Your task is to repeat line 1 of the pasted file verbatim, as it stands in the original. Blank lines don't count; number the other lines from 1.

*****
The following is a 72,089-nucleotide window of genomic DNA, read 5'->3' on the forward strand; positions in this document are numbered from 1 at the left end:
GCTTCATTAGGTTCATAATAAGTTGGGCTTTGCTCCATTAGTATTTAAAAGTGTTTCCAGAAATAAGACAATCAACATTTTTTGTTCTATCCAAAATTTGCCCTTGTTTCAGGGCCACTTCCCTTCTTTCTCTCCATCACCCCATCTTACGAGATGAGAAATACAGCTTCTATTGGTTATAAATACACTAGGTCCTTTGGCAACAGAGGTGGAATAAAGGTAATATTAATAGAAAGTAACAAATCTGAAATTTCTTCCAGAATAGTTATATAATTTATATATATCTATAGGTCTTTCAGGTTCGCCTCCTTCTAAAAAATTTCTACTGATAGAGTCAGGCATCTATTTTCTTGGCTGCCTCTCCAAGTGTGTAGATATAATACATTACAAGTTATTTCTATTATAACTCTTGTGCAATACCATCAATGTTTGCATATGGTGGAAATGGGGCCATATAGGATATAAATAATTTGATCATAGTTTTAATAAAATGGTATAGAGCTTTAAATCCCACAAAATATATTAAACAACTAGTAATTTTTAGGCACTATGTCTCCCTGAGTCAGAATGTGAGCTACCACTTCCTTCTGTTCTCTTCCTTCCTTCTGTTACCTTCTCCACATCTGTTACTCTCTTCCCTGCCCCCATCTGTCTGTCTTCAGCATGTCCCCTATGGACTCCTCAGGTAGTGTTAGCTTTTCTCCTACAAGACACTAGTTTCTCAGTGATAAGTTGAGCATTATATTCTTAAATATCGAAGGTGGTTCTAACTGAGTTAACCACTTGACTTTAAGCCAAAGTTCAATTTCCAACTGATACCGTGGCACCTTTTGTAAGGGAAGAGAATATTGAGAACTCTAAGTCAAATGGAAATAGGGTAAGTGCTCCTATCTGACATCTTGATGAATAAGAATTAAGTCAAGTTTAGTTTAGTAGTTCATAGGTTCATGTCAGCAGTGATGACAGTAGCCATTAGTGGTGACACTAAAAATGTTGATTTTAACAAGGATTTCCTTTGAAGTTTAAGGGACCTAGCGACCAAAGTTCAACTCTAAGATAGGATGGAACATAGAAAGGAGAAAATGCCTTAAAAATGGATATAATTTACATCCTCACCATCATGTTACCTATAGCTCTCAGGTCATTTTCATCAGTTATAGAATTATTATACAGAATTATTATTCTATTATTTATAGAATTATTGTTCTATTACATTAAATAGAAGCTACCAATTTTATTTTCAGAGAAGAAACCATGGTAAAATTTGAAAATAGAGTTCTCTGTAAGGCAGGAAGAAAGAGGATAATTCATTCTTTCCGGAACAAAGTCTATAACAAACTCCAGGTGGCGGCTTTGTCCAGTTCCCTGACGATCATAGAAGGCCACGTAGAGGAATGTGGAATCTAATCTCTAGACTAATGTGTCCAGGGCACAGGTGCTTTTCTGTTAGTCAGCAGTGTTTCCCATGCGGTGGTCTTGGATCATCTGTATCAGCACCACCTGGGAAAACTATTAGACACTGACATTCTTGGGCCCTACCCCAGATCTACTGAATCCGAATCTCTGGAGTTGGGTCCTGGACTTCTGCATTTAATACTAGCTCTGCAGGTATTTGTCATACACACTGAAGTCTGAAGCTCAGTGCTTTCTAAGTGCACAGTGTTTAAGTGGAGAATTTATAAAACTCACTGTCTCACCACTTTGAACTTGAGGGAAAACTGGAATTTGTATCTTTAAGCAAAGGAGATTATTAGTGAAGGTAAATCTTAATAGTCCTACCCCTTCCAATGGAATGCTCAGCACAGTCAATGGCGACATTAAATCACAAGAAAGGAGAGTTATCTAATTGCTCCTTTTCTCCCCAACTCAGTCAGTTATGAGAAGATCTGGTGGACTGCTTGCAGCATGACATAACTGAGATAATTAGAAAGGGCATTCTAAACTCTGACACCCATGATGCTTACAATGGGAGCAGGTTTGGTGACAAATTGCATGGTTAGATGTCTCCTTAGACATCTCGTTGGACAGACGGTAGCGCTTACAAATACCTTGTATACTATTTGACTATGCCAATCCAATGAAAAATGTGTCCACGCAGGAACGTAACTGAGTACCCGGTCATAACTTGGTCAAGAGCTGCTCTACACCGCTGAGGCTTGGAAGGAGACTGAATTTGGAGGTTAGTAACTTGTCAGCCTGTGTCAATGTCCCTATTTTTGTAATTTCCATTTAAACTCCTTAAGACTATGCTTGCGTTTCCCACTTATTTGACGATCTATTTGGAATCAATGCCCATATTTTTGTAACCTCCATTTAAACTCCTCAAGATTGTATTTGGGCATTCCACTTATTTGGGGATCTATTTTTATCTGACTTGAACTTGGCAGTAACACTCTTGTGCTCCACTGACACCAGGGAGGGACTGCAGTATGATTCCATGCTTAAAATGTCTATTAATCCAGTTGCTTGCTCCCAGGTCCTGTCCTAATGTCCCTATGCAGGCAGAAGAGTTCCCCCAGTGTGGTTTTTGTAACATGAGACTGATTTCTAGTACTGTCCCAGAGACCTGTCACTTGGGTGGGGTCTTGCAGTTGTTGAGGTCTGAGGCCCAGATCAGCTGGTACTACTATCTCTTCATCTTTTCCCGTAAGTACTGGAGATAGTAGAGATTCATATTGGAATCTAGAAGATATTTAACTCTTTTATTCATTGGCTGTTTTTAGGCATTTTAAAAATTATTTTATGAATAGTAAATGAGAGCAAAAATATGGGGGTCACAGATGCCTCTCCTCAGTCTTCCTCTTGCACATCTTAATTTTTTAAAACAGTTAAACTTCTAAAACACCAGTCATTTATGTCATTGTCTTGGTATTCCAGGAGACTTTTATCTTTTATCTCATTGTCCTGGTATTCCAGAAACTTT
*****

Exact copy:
The following is a 72,089-nucleotide window of genomic DNA, read 5'->3' on the forward strand; positions in this document are numbered from 1 at the left end: